Discover more from Whatsoever Thoughts
Eulogy to Perfection
An Audio Experience
Two words Theologians use to talk about God’s work in our lives are “justification” and “sanctification.” The Gospel Coalition puts it this way: “Justification means being declared righteous, while sanctification means growing in righteousness.” One is instant. The other is continual.
I’m so grateful for God’s saving grace. And I hope I stay responsive to His life-changing grace. I hope I always keep growing in Jesus.
The thing is, perfectionism tries to pretend it’s about growth. But really it’s about never making a mistake. Never needing help. Always having the answers. Always having to have the answers. That’s a lot of pressure for a mere mortal to bear.
You end up holding the reins so tightly on yourself that you can hardly move.
Of course, as Christians, we examine our hearts. We invite God to examine our hearts too, to “see if there is any offensive way in us, and lead us in the way everlasting,” as Psalm 139 says.
But this is different from perfectionism.
When you tell yourself you must be perfect at all costs, one or more of the following happens:
You get so focused on being perfect that you lose focus on obediently following Christ.
Your culture and upbringing affect your ideas of perfection, which distracts or removes the nuance of Biblical principles.
You get so discouraged at your failures that you lose the energy to actually grow.
Your brain is so uncomfortable from the cognitive dissonance that it convinces you that you are perfect, and you stop growing and/or lose empathy for others.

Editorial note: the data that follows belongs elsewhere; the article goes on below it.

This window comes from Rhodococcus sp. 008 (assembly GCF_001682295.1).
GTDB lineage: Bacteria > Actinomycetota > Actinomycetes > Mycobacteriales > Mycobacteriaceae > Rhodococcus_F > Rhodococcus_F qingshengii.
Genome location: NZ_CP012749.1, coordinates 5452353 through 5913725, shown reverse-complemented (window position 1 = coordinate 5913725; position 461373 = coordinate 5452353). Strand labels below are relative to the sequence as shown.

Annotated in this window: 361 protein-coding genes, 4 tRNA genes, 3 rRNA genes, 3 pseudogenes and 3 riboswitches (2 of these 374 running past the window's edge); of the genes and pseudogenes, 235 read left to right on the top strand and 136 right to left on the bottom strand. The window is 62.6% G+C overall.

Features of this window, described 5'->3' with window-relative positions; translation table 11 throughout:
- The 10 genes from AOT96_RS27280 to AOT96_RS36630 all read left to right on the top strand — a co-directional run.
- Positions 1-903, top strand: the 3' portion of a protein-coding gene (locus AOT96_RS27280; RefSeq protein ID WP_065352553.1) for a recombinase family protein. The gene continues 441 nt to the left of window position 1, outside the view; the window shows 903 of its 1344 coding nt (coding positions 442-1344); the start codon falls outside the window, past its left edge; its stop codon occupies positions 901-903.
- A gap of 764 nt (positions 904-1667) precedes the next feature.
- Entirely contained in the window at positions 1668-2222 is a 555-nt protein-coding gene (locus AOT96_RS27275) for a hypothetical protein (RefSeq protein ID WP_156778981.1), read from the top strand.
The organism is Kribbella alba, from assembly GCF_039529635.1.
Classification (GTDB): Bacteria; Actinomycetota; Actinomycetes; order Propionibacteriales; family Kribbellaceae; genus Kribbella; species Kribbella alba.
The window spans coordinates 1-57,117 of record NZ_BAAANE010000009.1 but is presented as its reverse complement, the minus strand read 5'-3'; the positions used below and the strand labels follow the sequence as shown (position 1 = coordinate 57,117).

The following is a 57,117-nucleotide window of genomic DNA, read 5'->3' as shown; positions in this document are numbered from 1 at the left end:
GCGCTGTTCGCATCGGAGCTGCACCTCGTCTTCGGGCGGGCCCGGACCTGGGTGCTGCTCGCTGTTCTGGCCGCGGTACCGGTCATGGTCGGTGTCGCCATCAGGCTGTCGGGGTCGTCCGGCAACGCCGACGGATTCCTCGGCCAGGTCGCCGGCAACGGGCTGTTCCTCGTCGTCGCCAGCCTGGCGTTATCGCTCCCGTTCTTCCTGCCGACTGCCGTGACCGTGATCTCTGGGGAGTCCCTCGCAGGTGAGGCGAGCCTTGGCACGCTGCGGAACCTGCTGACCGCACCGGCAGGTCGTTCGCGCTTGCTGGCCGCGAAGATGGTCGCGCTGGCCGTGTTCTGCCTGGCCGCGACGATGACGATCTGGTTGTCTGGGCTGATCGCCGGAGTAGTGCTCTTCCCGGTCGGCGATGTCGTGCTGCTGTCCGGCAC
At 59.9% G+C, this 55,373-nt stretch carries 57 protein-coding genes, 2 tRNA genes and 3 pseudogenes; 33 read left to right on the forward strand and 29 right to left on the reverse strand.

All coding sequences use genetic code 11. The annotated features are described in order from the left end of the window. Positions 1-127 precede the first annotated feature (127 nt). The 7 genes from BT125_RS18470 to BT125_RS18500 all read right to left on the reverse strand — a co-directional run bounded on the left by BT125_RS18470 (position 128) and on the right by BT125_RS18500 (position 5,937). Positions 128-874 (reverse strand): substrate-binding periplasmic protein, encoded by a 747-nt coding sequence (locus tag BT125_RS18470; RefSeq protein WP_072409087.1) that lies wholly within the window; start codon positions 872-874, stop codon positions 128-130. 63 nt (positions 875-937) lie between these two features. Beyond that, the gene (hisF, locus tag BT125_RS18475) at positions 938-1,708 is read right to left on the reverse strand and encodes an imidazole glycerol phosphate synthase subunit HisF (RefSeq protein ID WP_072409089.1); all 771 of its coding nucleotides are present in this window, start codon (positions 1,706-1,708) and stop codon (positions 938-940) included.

A gardening friend of mine once tried to demystify plants for me. In the process, she told me about suckers. Here’s what The Spruce says about suckers:
“Plant suckers are vigorous vertical growth originating from the root system or lower main stem of a plant. Plant suckers are usually undesirable—you want the plant, but you don't want its suckers because they sap the plant's energy.”
Think of perfectionism as a sucker. A distraction.
Perfectionism is about concentrating on being perfect. Holiness is about obeying God. They may yield similar-looking results. But only holiness changes us from the inside out.
As I was considering these things, I wondered whether my desire to be perfect was an idol to me. Along that theme, I wrote a “spoken word” poem, a poem that is meant to be performed rather than read.
It’s called Eulogy to Perfection.
Here it is:
If you enjoyed this, pass it on. <3
Next week, we’ll finish this month’s theme with a closer look at God’s perfect love.
Thanks for reading Whatsoever Thoughts! Subscribe for free to receive new posts and support my work.